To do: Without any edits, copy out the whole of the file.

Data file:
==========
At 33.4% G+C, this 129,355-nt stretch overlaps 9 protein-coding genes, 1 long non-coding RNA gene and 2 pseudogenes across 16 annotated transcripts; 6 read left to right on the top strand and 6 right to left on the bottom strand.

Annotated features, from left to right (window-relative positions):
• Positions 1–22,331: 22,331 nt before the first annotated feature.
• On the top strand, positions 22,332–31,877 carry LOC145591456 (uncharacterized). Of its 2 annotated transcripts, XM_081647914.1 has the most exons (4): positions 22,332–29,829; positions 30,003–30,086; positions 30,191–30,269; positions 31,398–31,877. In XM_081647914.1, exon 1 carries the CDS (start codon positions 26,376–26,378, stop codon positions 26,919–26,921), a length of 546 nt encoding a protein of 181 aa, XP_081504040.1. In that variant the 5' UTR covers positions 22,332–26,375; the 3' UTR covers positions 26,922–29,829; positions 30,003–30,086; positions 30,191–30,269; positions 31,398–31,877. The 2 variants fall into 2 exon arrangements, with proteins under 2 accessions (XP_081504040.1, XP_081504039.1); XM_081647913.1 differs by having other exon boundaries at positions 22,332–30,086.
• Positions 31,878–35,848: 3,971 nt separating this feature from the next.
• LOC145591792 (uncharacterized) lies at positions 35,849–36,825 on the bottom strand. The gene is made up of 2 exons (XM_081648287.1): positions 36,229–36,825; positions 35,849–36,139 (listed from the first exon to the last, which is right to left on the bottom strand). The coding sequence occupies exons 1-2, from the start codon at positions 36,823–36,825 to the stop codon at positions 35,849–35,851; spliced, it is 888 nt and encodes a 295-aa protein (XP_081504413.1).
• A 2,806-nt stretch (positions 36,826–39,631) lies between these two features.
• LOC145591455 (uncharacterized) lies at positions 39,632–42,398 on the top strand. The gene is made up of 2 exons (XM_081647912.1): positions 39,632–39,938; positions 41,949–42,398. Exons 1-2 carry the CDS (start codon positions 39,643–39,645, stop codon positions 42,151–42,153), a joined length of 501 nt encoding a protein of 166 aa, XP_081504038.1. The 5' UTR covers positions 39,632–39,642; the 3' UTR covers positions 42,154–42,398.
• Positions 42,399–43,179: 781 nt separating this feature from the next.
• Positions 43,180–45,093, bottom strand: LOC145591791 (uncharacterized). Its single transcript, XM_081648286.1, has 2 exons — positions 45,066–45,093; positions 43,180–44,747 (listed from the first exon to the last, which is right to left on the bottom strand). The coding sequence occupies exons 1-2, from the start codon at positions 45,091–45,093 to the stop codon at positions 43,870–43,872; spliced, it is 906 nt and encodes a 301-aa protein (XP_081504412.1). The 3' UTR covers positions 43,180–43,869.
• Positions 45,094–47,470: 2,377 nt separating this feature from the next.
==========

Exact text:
At 33.4% G+C, this 129,355-nt stretch overlaps 9 protein-coding genes, 1 long non-coding RNA gene and 2 pseudogenes across 16 annotated transcripts; 6 read left to right on the top strand and 6 right to left on the bottom strand.

Annotated features, from left to right (window-relative positions):
• Positions 1–22,331: 22,331 nt before the first annotated feature.
• On the top strand, positions 22,332–31,877 carry LOC145591456 (uncharacterized). Of its 2 annotated transcripts, XM_081647914.1 has the most exons (4): positions 22,332–29,829; positions 30,003–30,086; positions 30,191–30,269; positions 31,398–31,877. In XM_081647914.1, exon 1 carries the CDS (start codon positions 26,376–26,378, stop codon positions 26,919–26,921), a length of 546 nt encoding a protein of 181 aa, XP_081504040.1. In that variant the 5' UTR covers positions 22,332–26,375; the 3' UTR covers positions 26,922–29,829; positions 30,003–30,086; positions 30,191–30,269; positions 31,398–31,877. The 2 variants fall into 2 exon arrangements, with proteins under 2 accessions (XP_081504040.1, XP_081504039.1); XM_081647913.1 differs by having other exon boundaries at positions 22,332–30,086.
• Positions 31,878–35,848: 3,971 nt separating this feature from the next.
• LOC145591792 (uncharacterized) lies at positions 35,849–36,825 on the bottom strand. The gene is made up of 2 exons (XM_081648287.1): positions 36,229–36,825; positions 35,849–36,139 (listed from the first exon to the last, which is right to left on the bottom strand). The coding sequence occupies exons 1-2, from the start codon at positions 36,823–36,825 to the stop codon at positions 35,849–35,851; spliced, it is 888 nt and encodes a 295-aa protein (XP_081504413.1).
• A 2,806-nt stretch (positions 36,826–39,631) lies between these two features.
• LOC145591455 (uncharacterized) lies at positions 39,632–42,398 on the top strand. The gene is made up of 2 exons (XM_081647912.1): positions 39,632–39,938; positions 41,949–42,398. Exons 1-2 carry the CDS (start codon positions 39,643–39,645, stop codon positions 42,151–42,153), a joined length of 501 nt encoding a protein of 166 aa, XP_081504038.1. The 5' UTR covers positions 39,632–39,642; the 3' UTR covers positions 42,154–42,398.
• Positions 42,399–43,179: 781 nt separating this feature from the next.
• Positions 43,180–45,093, bottom strand: LOC145591791 (uncharacterized). Its single transcript, XM_081648286.1, has 2 exons — positions 45,066–45,093; positions 43,180–44,747 (listed from the first exon to the last, which is right to left on the bottom strand). The coding sequence occupies exons 1-2, from the start codon at positions 45,091–45,093 to the stop codon at positions 43,870–43,872; spliced, it is 906 nt and encodes a 301-aa protein (XP_081504412.1). The 3' UTR covers positions 43,180–43,869.
• Positions 45,094–47,470: 2,377 nt separating this feature from the next.